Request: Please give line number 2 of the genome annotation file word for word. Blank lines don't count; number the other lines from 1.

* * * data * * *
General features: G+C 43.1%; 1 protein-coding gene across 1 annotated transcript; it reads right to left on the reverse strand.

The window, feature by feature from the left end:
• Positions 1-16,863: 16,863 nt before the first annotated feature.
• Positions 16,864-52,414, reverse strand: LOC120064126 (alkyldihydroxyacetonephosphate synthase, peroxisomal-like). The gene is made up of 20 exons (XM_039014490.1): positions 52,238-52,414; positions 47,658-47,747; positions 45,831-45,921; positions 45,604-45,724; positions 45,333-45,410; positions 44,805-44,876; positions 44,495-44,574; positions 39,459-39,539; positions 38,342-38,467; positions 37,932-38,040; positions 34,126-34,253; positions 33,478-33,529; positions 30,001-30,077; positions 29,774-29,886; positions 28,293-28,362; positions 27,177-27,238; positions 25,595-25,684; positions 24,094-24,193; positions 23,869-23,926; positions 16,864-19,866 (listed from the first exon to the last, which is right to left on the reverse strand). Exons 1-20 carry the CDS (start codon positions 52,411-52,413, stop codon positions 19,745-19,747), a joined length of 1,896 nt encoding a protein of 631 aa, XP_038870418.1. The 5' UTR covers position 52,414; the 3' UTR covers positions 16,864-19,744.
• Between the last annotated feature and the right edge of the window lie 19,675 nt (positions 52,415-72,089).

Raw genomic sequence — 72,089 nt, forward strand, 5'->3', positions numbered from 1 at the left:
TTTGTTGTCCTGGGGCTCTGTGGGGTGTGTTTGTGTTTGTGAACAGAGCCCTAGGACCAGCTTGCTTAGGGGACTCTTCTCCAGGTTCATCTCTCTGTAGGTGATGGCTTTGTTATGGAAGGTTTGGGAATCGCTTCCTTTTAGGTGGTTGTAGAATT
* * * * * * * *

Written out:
The window, feature by feature from the left end: